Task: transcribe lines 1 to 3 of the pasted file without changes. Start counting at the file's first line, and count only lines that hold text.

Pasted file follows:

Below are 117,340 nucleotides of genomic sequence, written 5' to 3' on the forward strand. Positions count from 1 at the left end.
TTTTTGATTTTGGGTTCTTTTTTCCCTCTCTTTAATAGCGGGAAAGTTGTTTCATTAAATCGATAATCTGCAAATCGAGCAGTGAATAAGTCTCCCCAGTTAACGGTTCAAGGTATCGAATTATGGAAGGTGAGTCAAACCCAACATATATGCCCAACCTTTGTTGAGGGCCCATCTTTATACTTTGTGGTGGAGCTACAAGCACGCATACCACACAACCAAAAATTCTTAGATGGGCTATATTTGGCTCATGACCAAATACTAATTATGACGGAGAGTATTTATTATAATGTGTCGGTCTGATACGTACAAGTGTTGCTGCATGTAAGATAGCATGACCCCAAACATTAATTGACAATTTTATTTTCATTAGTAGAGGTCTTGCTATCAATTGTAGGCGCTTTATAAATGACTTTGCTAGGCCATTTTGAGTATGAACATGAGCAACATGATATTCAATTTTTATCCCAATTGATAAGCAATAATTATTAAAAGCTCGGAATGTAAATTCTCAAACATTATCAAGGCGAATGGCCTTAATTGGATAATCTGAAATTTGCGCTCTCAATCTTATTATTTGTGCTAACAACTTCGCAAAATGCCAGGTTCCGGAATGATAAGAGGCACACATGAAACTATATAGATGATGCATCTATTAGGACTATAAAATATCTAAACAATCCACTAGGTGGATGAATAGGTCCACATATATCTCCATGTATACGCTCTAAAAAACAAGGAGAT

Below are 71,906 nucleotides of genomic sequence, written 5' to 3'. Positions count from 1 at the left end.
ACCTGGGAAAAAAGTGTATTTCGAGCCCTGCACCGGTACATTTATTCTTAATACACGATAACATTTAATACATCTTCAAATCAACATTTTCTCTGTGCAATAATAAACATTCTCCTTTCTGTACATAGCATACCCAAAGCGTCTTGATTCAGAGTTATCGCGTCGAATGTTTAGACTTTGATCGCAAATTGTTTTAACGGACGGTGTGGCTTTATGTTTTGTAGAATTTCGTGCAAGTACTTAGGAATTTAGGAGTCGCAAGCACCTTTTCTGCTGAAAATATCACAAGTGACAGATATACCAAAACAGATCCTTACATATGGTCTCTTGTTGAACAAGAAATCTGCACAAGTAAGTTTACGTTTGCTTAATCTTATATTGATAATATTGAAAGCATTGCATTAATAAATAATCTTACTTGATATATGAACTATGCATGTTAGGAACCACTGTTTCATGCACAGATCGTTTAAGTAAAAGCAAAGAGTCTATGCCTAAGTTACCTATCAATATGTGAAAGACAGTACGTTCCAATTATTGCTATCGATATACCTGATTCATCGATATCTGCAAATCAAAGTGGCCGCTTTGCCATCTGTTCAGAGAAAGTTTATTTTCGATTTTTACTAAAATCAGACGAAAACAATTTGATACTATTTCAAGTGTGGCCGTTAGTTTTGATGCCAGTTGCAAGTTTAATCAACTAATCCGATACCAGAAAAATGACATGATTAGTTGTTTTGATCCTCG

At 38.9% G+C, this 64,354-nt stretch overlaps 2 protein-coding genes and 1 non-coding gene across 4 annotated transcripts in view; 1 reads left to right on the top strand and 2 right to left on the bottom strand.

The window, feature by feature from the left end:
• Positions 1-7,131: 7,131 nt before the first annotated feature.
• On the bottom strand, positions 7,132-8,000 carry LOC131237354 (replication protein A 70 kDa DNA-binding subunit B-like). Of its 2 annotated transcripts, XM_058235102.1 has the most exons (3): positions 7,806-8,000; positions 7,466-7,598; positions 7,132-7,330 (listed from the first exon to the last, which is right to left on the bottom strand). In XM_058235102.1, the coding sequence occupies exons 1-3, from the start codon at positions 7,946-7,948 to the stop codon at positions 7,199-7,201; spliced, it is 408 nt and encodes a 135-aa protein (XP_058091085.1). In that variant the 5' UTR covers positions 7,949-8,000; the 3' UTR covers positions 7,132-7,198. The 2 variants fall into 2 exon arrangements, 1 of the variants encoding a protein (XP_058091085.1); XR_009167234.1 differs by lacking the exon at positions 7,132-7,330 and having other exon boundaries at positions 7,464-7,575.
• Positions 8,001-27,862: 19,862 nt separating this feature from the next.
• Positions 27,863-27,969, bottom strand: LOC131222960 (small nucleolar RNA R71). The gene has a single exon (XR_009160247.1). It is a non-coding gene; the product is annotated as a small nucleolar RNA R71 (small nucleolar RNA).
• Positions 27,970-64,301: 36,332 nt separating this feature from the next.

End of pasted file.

Below are 117,340 nucleotides of genomic sequence, written 5' to 3' on the forward strand. Positions count from 1 at the left end.
TTTTTGATTTTGGGTTCTTTTTTCCCTCTCTTTAATAGCGGGAAAGTTGTTTCATTAAATCGATAATCTGCAAATCGAGCAGTGAATAAGTCTCCCCAGTTAACGGTTCAAGGTATCGAATTATGGAAGGTGAGTCAAACCCAACATATATGCCCAACCTTTGTTGAGGGCCCATCTTTATACTTTGTGGTGGAGCTACAAGCACGCATACCACACAACCAAAAATTCTTAGATGGGCTATATTTGGCTCATGACCAAATACTAATTATGACGGAGAGTATTTATTATAATGTGTCGGTCTGATACGTACAAGTGTTGCTGCATGTAAGATAGCATGACCCCAAACATTAATTGACAATTTTATTTTCATTAGTAGAGGTCTTGCTATCAATTGTAGGCGCTTTATAAATGACTTTGCTAGGCCATTTTGAGTATGAACATGAGCAACATGATATTCAATTTTTATCCCAATTGATAAGCAATAATTATTAAAAGCTCGGAATGTAAATTCTCAAACATTATCAAGGCGAATGGCCTTAATTGGATAATCTGAAATTTGCGCTCTCAATCTTATTATTTGTGCTAACAACTTCGCAAAATGCCAGGTTCCGGAATGATAAGAGGCACACATGAAACTATATAGATGATGCATCTATTAGGACTATAAAATATCTAAACAATCCACTAGGTGGATGAATAGGTCCACATATATCTCCATGTATACGCTCTAAAAAACAAGGAGAT

Below are 71,906 nucleotides of genomic sequence, written 5' to 3'. Positions count from 1 at the left end.